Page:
Evidence-based Public Policymaking in the Arab Region

8 July 2020  |  By Wafa Aboul Hosn, Chief of Economic Statistics, and Juraj Riecan, Director of Statistics, Information Society and Technology Cluster, Economic and Social Commission for Western Asia

Data for evidence and trust

Data and statistics are no longer the purview of researchers and academics. This has become most evident with the COVID-19 pandemic, as people worldwide are following daily statistics on confirmed cases, deaths, and PCR (polymerase chain reaction) testing, and governments put in place policies to contain the spread of the disease among their population.

Vital and health statistics are administrative data sources that feed into official statistical systems and can be critical to effective public policymaking. Specifically, official statistics produced by national statistical offices (NSO) and the national statistical systems (NSS) , serve as robust, high-quality, and impartial bases for evidence-based policies (EBP). Using statistical evidence, policymakers can target responses to social and economic issues at the right time and place, thereby improving government service delivery.[1]

In 2013, the Economic and Social Commission for Western Asia (ESCWA) developed a conceptual framework for enhancing the effective use of statistics in EBP in the Arab region.[2] The framework presented the benefits and priority issues of EBP in the context of the development agenda, tackling shortfalls in statistical processes and documenting and sharing good practices among countries.  

Statistics for EBP in Arab countries

Based on the framework, countries met statistical data needs for EBP:

  • in the preparation of national development strategies and plans in Jordan and Iraq;
  • on the relationship between users and producers; and
  • on the assessment of development goals in Morocco.

Additionally, Gulf countries, through the Gulf Cooperation Council Statistical Center (GCC-Stat), developed joint statistical programs that serve policymaking in their respective countries. More recently, Jordan, Egypt, and Palestine shared best practices, equipment, and Arabic applications for the 2020 round of their GIS-based population and housing census, which provided basis for policies on refugees, poverty reduction and urban planning.

This co-investment and knowledge sharing can be experimented with in other countries that use a common language. To continue providing statistical evidence to urgently inform on COVID-19 responses, NSSs in most Arab Countries undertook rapid assessments of the impact of COVID on lives and livelihoods. 

Three main challenges for the implementation of statistics for EBP

Due to instability and conflict, Syria, Iraq, Libya, Sudan, and Yemen each confronts big challenges to the essential functions of its statistical system as statistical production has been disrupted during years of crisis. This is a critical challenge as data is needed most for informing the rebuilding of societies and economies.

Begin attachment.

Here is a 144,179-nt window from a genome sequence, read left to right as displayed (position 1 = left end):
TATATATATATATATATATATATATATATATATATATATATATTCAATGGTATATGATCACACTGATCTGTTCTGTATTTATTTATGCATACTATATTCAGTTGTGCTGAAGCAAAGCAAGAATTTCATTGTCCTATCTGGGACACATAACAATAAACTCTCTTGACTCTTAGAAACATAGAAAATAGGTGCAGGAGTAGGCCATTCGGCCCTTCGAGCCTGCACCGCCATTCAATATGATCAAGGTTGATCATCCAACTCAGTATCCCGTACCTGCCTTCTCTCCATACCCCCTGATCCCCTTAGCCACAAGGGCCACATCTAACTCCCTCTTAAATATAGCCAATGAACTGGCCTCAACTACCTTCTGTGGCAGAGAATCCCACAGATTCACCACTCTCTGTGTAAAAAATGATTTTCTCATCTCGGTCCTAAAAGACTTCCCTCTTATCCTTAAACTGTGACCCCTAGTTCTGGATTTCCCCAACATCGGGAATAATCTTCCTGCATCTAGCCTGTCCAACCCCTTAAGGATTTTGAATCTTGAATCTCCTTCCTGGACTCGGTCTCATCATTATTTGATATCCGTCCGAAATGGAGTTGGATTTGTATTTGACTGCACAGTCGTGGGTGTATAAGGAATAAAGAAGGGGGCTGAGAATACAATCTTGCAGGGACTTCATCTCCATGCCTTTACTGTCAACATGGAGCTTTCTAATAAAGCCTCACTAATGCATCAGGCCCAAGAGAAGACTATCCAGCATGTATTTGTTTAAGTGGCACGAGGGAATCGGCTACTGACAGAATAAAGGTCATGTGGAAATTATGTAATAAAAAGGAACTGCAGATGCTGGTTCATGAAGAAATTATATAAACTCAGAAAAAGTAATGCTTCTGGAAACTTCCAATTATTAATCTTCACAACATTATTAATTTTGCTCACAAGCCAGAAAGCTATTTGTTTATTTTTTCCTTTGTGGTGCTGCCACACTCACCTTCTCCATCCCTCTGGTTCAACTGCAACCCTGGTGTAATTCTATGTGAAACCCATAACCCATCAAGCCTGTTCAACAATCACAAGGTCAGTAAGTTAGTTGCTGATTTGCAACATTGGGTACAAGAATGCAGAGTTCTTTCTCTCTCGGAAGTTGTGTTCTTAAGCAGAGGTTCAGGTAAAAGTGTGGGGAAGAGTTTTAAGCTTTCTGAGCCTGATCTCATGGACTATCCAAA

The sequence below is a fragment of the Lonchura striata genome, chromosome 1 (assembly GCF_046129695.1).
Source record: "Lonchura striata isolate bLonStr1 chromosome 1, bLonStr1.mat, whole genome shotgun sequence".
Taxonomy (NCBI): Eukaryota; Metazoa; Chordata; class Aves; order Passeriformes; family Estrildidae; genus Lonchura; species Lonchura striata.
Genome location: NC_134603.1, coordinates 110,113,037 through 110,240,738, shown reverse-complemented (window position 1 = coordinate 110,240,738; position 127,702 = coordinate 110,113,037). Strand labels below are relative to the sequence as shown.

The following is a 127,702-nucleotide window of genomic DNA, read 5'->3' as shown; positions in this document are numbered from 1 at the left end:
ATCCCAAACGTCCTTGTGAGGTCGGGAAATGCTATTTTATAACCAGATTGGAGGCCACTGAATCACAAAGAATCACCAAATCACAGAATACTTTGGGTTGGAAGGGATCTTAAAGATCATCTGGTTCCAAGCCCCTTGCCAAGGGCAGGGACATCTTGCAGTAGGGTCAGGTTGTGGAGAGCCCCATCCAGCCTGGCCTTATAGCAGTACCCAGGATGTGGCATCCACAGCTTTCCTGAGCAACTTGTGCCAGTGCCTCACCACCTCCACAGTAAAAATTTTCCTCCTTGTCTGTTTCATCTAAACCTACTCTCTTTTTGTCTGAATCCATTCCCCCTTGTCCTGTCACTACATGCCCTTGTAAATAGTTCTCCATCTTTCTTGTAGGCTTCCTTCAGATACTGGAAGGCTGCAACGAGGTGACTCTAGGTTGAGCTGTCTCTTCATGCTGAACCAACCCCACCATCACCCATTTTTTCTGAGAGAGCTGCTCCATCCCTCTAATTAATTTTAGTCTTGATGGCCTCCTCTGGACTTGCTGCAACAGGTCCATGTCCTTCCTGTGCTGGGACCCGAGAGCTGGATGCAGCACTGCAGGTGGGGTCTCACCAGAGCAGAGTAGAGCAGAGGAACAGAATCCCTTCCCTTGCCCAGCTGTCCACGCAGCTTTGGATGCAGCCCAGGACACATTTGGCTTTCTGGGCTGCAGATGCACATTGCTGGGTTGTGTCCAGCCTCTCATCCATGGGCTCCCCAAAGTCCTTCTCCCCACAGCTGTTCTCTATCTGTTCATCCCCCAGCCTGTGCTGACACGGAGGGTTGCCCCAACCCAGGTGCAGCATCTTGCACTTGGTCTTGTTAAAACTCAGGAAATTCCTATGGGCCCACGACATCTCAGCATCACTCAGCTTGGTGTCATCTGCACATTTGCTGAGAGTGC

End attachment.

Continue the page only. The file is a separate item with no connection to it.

Another challenge for the region on the use of statistics for EBP is ensuring a greater level of independence for national statistical systems to release sensitive official figures on growth, poverty, inflation, and unemployment to generate stronger public trust.[3]

ESCWA’s framework needs to be constantly updated and adapted to integrate more good practices; to address modernization, agility and responsiveness of NSSs; and to continue to be relevant for the 2030 Agenda for Sustainable Development and current global challenges. Amid economic, financial and health crises, support and funding of NSOs in developing and poor countries is mostly needed to improve their systems and infrastructure to address emerging needs.

Data links to UN mandate

In a historical milestone for the international statistical community, the United Nations General Assembly adopted a resolution on 29 January 2014 concerning the Fundamental Principles of Official Statistics. The resolution reaffirmed the importance of the use of good statistics as evidence for decision-making. Official data produced by NSSs from all Member States feed into the data supply chain of the UN network at global and regional data repositories, including ESCWA’s Data Portal, as shown in the diagram below.[4] The data provides the basis for UN global and regional reports on sustainable development, on social and economic developments, financing, trade, population, migration and others.

Note: The views expressed herein are those of the author and do not necessarily reflect the views of the United Nations.


[1] Cairney. P. 2016. The Politics of Evidence-Based Policy Making Oxford Research Encyclopedia of Politics UNESCWA Effective Use of

[2] Statistics in Evidence-Based Policymaking Conceptual Framework. E/ESCWA/SD/2013/TP.1

[3] Committee for the Coordination of Statistical Activities 2020. How COVID-19 is changing the world: a statistical perspective

[4] United Nations Fundamental Principles of Official Statistics Implementation guidelines 2015. Global data flows bring data (A) to UNSD) and the UN specialized agencies. These serve feeding data and updating the content of the centralized UN database https://unstat.un.org/ either directly (B) or through specialized agencies (C). Specialized agencies also update the sectoral databases (D). Data are published either by UN Headquarters (J) or specialized agencies (K). The regional data flows are directed mainly to the UN regional commissions (E), with a minor part of data collected by regional offices of specialized agencies. Regional Commissions disseminated these data (I) through the regional data hubs and use them for production of regional reports, studies and policy analysis. Regional Commissions also provide data to global statistical databases (F), and complement their own data collection from UNSD databases (G) and specialized agencies (H).